"I have a special death for you, brat," he hissed at him. "You should not have kicked me there." Saki drew a dagger and pressed it not very lightly into his victim's chest. "Scream," he said simply. "As loud as you possibly can. It may save your life," he added, though he knew the lie for what it was. The young man obliged, and then abruptly stopped.
Afterwards Saki recoiled at what he had done. He had snuffed many lives in his long span. Sometimes, it was for money. Other times, it was out of drunken rage, or plain madness. Always he regretted it, though his regret never changed things.
This would be his last regret. His last murderous spree. Soon it would end.
The mother charged into the room suddenly, a dagger clutched in her hand and frenzy in her eyes that was more powerful than lunacy. Saki figured the screaming would summon her.
* * *
"I killed your family, Haoran."
This was not the greeting the fisherman expected to hear as he climbed over the cliff with a bushel of fish. His house burned bright like a beckoning star and his family lay at Saki's feet, their blood decorating his scimitar as it lay limply in his fist.
"Your woman almost cut me when she threw her knife at me. I stepped barely half an inch away, and then thrust my blade into her bosom. She died painfully, her fingertips just short of clawing my face. "Now that I have taken all that you have, will you slay me?"
He tossed his weapon at the fisherman's feet, his arms stretched and his chest exposed. His haggard face betrayed his eagerness. Haoran's response was instant. Saki did not even see him drop his full net and pick up the sword. With the skill of a veteran he sliced his belly open and left the steel lodged inside the shallow heart. Astonished, he watched the samurai's gut close itself without so much as a scar. It took an entire minute.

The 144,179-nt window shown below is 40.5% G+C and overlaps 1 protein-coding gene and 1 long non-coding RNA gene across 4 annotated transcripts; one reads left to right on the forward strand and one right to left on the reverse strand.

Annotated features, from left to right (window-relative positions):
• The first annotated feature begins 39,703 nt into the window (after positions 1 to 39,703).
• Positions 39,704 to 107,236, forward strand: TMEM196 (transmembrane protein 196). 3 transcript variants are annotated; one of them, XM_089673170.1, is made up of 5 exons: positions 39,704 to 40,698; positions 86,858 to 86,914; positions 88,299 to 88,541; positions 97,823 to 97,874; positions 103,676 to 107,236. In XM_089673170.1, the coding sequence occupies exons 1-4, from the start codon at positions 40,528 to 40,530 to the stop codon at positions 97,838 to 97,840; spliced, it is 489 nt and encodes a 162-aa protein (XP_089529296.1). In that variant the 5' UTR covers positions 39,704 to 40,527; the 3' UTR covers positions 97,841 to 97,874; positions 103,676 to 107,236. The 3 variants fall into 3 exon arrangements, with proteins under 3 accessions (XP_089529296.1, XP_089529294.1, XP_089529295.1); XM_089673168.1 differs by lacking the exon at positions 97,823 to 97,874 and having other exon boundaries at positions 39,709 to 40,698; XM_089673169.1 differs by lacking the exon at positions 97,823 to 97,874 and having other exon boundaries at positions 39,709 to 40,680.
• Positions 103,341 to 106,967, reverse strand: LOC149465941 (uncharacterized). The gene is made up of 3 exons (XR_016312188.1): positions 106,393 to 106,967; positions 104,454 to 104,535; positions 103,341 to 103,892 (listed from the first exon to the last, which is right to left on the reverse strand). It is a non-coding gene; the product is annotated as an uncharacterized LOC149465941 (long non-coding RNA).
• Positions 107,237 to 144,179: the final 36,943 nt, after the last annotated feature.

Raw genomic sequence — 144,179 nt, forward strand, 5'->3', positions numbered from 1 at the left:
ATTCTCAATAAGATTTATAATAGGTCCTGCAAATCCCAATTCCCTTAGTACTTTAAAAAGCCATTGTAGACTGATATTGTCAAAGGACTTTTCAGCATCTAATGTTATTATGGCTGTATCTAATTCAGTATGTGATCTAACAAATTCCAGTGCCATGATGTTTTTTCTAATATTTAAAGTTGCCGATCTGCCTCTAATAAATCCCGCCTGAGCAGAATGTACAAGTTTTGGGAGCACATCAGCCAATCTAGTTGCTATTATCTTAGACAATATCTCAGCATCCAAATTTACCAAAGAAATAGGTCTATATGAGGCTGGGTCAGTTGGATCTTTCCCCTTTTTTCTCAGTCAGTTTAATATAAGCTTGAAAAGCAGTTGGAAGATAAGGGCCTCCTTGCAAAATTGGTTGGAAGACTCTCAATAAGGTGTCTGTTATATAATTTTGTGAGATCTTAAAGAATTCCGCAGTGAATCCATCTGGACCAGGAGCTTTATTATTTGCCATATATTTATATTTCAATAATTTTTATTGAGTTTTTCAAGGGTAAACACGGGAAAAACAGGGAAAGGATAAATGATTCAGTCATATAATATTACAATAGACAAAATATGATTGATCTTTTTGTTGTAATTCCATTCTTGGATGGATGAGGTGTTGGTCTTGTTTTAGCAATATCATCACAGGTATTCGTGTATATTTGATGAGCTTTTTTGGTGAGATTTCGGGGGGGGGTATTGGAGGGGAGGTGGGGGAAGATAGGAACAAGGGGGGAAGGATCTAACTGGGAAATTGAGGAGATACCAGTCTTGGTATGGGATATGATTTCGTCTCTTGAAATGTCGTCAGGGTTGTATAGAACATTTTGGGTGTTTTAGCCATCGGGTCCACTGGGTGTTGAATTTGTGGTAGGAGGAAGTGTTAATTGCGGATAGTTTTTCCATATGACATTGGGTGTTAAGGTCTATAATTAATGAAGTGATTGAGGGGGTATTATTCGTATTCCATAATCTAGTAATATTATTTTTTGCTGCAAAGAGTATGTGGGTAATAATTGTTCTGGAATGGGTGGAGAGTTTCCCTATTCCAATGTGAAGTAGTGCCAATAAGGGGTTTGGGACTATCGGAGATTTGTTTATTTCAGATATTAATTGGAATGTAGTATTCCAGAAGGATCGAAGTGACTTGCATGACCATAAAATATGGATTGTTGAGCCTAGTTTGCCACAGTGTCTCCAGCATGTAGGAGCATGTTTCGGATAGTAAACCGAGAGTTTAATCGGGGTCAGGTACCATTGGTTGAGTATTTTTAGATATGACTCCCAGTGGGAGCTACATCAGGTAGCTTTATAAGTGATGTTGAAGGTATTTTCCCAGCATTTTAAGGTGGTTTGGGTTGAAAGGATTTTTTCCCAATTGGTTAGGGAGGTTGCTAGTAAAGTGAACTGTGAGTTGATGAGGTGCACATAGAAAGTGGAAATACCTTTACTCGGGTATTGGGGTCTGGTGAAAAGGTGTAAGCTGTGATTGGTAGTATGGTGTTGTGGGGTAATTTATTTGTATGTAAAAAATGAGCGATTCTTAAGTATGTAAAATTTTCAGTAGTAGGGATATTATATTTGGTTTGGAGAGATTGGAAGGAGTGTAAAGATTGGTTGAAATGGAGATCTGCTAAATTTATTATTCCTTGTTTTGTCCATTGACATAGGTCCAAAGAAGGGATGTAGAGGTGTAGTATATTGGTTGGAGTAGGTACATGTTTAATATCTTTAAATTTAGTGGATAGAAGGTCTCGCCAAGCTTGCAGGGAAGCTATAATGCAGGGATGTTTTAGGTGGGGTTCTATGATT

"W-what in the hells are you?" he asked in horror as Saki rose and pulled the sword out of his chest.
"An immortal," he answered, "offspring of a demon and a mage, enchanted at birth to walk the world forever. I was told you were an assassin, gifted with the touch of death. Apparently, I was misinformed."
"I am no assassin," Haoran said, tears streaming down his cheeks. "I was the private guard of the emperor, killer of hundreds of men who dared openly oppose him. I was so good, so loyal; he let me leave when I desired to marry a woman under his employ.
"My wife was an assassin, you bastard, not me. The best of the best. I met her in the emperor's palace, where we married." Her fingertips, the samurai thought, just short of clawing my face?
"The prophet you mentioned was either short of sight or very, very cruel." Haoran dropped to his knees. "Perhaps my wife could have killed you. I cannot. We both know this. You now owe me a debt, Saki-San. You know what you have to do."
Saki nodded. "I guess she played me for a fool. The joke's on me, I guess. On us both. Goodbye, Haoran," then, almost inaudibly, "I'm sorry." Haoran’s head bounced twice and rolled off the cliff.
Saki sheathed his dirty blade, turned, and began the journey to visit an old woman named Mishi. In a week's time, his blade would be dirty again. But this time, there would be no regrets.
X X X
That Mishi’s a real card, isn’t she? When Saki catches up with her, I think she’ll get cut from the deck. I thought this an interesting tale because of the characters involved. What do you think? -GM